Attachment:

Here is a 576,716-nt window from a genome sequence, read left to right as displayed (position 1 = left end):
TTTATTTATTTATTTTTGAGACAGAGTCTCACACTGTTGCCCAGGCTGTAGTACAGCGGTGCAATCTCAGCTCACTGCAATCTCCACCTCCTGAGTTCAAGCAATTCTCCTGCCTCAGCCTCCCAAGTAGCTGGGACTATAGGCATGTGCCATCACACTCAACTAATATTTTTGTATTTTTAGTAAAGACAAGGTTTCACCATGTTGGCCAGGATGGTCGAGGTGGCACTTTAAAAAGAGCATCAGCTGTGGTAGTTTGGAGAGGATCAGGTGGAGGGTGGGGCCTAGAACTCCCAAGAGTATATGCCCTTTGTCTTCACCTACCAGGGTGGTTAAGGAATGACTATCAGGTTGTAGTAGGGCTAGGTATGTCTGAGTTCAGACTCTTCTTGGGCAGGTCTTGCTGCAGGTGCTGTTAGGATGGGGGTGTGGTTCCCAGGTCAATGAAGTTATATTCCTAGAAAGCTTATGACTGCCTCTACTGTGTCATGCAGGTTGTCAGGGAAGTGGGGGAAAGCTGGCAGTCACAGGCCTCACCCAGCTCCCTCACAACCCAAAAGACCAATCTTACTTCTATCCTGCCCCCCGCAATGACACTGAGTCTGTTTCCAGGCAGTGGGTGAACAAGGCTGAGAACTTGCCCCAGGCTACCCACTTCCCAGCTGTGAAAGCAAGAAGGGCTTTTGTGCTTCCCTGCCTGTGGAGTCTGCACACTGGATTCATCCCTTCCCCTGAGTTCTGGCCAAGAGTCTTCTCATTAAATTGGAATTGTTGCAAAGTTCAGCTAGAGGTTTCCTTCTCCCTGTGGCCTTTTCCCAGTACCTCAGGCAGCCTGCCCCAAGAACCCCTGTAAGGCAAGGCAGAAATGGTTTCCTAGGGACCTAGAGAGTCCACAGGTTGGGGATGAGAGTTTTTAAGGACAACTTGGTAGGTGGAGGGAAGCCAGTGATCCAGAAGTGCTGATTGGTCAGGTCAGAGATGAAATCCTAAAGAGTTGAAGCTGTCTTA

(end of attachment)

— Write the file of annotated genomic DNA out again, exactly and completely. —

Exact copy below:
Here is a 576,716-nt window from a genome sequence, read left to right as displayed (position 1 = left end):
TTTATTTATTTATTTTTGAGACAGAGTCTCACACTGTTGCCCAGGCTGTAGTACAGCGGTGCAATCTCAGCTCACTGCAATCTCCACCTCCTGAGTTCAAGCAATTCTCCTGCCTCAGCCTCCCAAGTAGCTGGGACTATAGGCATGTGCCATCACACTCAACTAATATTTTTGTATTTTTAGTAAAGACAAGGTTTCACCATGTTGGCCAGGATGGTCGAGGTGGCACTTTAAAAAGAGCATCAGCTGTGGTAGTTTGGAGAGGATCAGGTGGAGGGTGGGGCCTAGAACTCCCAAGAGTATATGCCCTTTGTCTTCACCTACCAGGGTGGTTAAGGAATGACTATCAGGTTGTAGTAGGGCTAGGTATGTCTGAGTTCAGACTCTTCTTGGGCAGGTCTTGCTGCAGGTGCTGTTAGGATGGGGGTGTGGTTCCCAGGTCAATGAAGTTATATTCCTAGAAAGCTTATGACTGCCTCTACTGTGTCATGCAGGTTGTCAGGGAAGTGGGGGAAAGCTGGCAGTCACAGGCCTCACCCAGCTCCCTCACAACCCAAAAGACCAATCTTACTTCTATCCTGCCCCCCGCAATGACACTGAGTCTGTTTCCAGGCAGTGGGTGAACAAGGCTGAGAACTTGCCCCAGGCTACCCACTTCCCAGCTGTGAAAGCAAGAAGGGCTTTTGTGCTTCCCTGCCTGTGGAGTCTGCACACTGGATTCATCCCTTCCCCTGAGTTCTGGCCAAGAGTCTTCTCATTAAATTGGAATTGTTGCAAAGTTCAGCTAGAGGTTTCCTTCTCCCTGTGGCCTTTTCCCAGTACCTCAGGCAGCCTGCCCCAAGAACCCCTGTAAGGCAAGGCAGAAATGGTTTCCTAGGGACCTAGAGAGTCCACAGGTTGGGGATGAGAGTTTTTAAGGACAACTTGGTAGGTGGAGGGAAGCCAGTGATCCAGAAGTGCTGATTGGTCAGGTCAGAGATGAAATCCTAAAGAGTTGAAGCTGTCTTA